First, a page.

Is the win dead? If not dead, it’s at least on life support. Major League Baseball pitchers are winning fewer games than ever.
As the 2023 MLB season began there were only three pitchers with as many as 200 wins. One other, Clayton Kerahaw of the Dodgers, had 197 victories.
That means only a handful of pitchers were as much as two-thirds of the way toward 300 wins, a milestone once considered the hallmark of greatness. But not any longer.
The chances of another pitcher joining the exclusive 300-win club are moving towards slim and none. The active wins leader (Justin Verlander), is still more than 50 wins away from 300, and he hasn’t thrown a pitch from his 39-year old shoulder yet in 2023 due to an injury. His teammate, Max Scherzer, would need to average 16 wins per season until he’s 43 years old, when he’s averaged only 12 wins for the last five years.
Every season that comes, every year analytics becomes more entrenched in the game, the less likely we’ll see another pitcher even sniff 300 wins.
If you’re under the age of 25, you probably don’t remember the last 300-game winner. To those people of that age, a 300-game winner is a mythical figure. Like a mermaid, chimera, or a unicorn.
That’s because the last 300-game winner entered MLB in 1988. The 300-game winner is becoming unusual indeed.
There have been twenty-four 300-game winners in MLB history. But if it feels like they are as rare as a black swan, that’s because they are. Of those great hurlers, 22 of them debuted before 1987.
In this bulleted list we group the 300-game winners by the season of their MLB debut:
The last 300-game winner, Randy Johnson, made his MLB debut in 1988. That’s 35 years ago. Johnson won his 300th game in June of 2009, just a few months into the first term of Barack Obama. For many baseball fans, they’ve never seen a pitcher even come close to 300 wins.
In order to win games, you have to start a lot of games, and you have to be in a position to earn those wins. But several trends are conspiring to make that less possible:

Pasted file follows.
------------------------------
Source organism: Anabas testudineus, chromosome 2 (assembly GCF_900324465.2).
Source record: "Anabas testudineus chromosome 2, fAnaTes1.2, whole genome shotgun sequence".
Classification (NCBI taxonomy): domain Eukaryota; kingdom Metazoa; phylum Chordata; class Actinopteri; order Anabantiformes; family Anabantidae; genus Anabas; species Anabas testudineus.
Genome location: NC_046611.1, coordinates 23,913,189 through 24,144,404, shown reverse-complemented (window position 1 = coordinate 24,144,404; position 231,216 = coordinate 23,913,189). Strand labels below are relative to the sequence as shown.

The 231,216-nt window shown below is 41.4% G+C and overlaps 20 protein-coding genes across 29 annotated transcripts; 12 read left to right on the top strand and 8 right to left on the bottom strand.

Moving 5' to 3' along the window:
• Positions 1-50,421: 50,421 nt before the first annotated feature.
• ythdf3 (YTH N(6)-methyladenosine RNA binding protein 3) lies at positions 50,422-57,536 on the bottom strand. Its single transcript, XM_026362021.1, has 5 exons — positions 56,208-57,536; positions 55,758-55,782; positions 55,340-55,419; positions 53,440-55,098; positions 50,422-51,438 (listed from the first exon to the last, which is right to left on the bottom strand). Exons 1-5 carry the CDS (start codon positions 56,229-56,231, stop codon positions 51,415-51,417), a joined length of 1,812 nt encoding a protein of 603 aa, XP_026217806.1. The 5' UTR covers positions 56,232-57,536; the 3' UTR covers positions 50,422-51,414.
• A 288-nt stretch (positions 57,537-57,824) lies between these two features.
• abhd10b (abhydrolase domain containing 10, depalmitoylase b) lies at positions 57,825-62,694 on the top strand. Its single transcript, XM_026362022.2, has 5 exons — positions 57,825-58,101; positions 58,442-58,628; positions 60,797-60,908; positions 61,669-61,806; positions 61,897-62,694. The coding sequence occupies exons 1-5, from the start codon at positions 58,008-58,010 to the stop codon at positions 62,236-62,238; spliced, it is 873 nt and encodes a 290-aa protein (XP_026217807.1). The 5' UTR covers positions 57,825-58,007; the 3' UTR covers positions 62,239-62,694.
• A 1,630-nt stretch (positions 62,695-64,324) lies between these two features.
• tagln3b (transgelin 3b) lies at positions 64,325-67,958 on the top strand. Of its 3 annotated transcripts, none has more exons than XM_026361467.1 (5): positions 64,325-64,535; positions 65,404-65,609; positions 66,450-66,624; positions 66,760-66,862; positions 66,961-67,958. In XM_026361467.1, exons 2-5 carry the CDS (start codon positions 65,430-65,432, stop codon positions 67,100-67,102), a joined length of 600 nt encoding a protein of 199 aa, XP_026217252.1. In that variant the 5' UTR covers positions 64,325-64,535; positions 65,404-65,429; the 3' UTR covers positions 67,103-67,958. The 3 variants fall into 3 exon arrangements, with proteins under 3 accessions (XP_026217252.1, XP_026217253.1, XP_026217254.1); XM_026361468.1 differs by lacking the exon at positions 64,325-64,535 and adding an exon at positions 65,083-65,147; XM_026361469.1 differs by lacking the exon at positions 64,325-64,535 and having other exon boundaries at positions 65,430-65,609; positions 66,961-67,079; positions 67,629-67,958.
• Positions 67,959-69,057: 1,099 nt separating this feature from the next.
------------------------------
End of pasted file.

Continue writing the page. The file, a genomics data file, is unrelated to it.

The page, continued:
In a four-man rotation, which was used from the 1920s until the mid-1970s by many teams, an ace pitcher could make 40 starts per season. In the five-man, that same ace could expect 33-35 starts. Today, with the amount of money invested in their pitchers, teams are wary of using pitchers too often. At the first sign of any discomfort or slight injury, teams sideline pitchers.
In 1971, there were fourteen 20-game winners in MLB. Winning 20 games goes a long way to eating away at the wins needed to get to 100, 200, or 300 wins. But since 2019, there have been only four 20-game winners. Last season, the National League Cy Young Award winner, Sandy Alcantara, won only 14 games. Two seasons ago, the two Cy Young winners combined for 24 wins.
To get to 300 wins, a pitcher must average 15 wins for two decades. In 1992, there were 29 pitchers who won at least 15 games in the major leagues. Last season, there were fewer than half of that, 14. Back in 1975, there were 39 15-game winners.
With current wins totals stuck at 10-15 wins for most pitchers, it’s dubious that any starter could forge enough momentum to approach 300 victories. Unless, a win as we know it, is changed.
With all the rules changes in MLB for 2023, it might be easy to forget some of the basic rules that need to be re-addressed. Like the win rule.
When’s the last time you thought about the win rule? Probably not in a while. Here’s the rule: a starting pitcher must complete five innings and his team must have the lead before the next pitcher enters the game. If his team maintains that lead and wins the game, the pitcher earns the win.
But wins are not easy to come by in modern baseball. That’s because far fewer starters are pitching at least five innings. Here’s the average number of innings for a starting pitcher:
Almost every season before 1943, starting pitchers averaged at least 8 innings per start. In 1950 for the first time, starting pitcher innings per start fell under 8 innings, and in 1962 they fell under 7 innings, though only for that one season. In 1974, MLB starters went under 7 innings per start, and have stayed under that figure every year since. Twenty years later, in 1994, the per start innings average dipped under six innings for the initial time.
Since 2011, the average number of innings by a starting pitcher has been under 6 innings every season. Finally, in the short 2020 season it went under 5, and we were under 5 innings per start in 2022.
Is it time to change the rule by shifting the innings requirement down to four innings for a starting pitcher? That could increase the number of decisions starters would receive. Or MLB could simply remove the innings requirement, which would allow a starting pitcher to be in line for a win regardless of the number of innings he throws.
Verlander has expressed the desire to reach 300 wins: it’s a stated goal of the future Hall of Famer. But, even Verlander with all his unyielding will, may not be able to defeat the circumstances aligned against his mission, let alone Father Time. At his recent win-rate, Verlander would need five more years to reach the magical 300.
Cy Young’s 500+ wins have seemed astounding since he set down his glove more than a century ago. One other, Walter Johnson, who many feel is the greatest pitcher of all-time, topped 400, a total that dwarfs the efforts of mere mortals. Now, given the scarcity of even 200-game winners, the prospect of any hurler, even one with a golden arm that shoots lightning bolts, winning 300 seems implausible.
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